Hotspotting helped show us the link between social determinants and health …so how do we fix it
Health Care Current | August 8, 2017
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Hotspotting helped show us the link between social determinants and health …so how do we fix it?
By Sarah Thomas, Managing Director, Deloitte Center for Health Solutions, Deloitte Services LLP
It has been about six years since Atul Gawande, MD – a surgeon, writer, and public health researcher – profiled Jeffrey Brenner, MD, in an article in The New Yorker.1 Dr. Brenner used advanced analytics to identify patterns underlying health care utilization data, which he dubbed “hotspotting.” It’s a term used by some police departments to identify high-crime areas. Dr. Brenner used it to pinpoint neighborhoods within a community that had unusually high health care costs.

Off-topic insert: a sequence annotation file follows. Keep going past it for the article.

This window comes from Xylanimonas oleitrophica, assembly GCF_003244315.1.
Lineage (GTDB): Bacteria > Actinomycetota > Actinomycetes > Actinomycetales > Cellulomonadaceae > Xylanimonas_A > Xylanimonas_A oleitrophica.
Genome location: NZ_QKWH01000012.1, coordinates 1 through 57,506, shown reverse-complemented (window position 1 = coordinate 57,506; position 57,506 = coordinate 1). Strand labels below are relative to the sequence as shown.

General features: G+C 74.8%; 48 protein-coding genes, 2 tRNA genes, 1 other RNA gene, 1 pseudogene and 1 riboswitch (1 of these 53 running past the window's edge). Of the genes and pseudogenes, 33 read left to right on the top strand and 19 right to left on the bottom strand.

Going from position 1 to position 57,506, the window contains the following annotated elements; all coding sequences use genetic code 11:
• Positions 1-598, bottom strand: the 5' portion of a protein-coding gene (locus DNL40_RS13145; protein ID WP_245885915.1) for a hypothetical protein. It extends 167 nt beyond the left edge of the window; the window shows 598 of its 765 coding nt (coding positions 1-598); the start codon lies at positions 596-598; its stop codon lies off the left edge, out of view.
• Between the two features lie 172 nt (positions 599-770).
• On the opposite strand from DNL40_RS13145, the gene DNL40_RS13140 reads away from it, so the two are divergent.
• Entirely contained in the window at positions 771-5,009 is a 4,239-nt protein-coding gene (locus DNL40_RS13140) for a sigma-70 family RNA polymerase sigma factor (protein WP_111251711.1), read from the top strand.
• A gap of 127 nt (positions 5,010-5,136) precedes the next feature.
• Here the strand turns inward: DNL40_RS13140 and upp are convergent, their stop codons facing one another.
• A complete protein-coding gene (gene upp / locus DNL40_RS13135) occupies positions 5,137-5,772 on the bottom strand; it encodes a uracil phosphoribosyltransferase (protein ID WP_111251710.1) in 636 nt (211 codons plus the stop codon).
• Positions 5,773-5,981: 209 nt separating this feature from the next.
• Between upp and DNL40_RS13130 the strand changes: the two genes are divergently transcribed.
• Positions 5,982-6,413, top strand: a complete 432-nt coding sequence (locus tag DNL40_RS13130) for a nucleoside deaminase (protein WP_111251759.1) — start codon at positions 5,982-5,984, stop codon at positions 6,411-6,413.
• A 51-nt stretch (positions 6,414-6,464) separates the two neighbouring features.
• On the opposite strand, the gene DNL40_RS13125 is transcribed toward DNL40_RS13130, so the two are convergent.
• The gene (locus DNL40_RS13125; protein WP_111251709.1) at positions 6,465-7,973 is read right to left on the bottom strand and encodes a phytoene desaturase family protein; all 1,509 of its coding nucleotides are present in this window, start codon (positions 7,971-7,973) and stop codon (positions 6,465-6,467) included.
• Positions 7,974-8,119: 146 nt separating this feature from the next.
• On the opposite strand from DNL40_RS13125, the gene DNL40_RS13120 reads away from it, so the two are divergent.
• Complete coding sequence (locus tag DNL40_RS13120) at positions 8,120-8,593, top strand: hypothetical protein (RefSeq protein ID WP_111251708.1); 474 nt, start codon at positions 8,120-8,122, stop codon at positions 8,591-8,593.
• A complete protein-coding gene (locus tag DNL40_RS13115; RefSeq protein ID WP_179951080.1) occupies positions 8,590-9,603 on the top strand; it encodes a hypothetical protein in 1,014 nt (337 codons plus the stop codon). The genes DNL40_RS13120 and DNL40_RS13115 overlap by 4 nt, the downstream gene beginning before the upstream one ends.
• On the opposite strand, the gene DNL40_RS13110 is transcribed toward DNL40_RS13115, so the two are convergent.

Many of the factors that drive high health care costs, he determined, are non-health issues such as unstable housing, violence in the community and at home, loneliness, and other issues. Dr. Brenner’s work complements more recent research that ties some health care costs to social determinants. Outside of the US, other research has shown that countries that spend more on social programs tend to spend less on health care.
Together, this research can make a compelling case for widening our perspective on managing health care costs by considering how we can meet a broader set of needs that people may have – for housing, social services, transportation, employment, education, and nutrition, among others.
Private and public initiatives address social determinants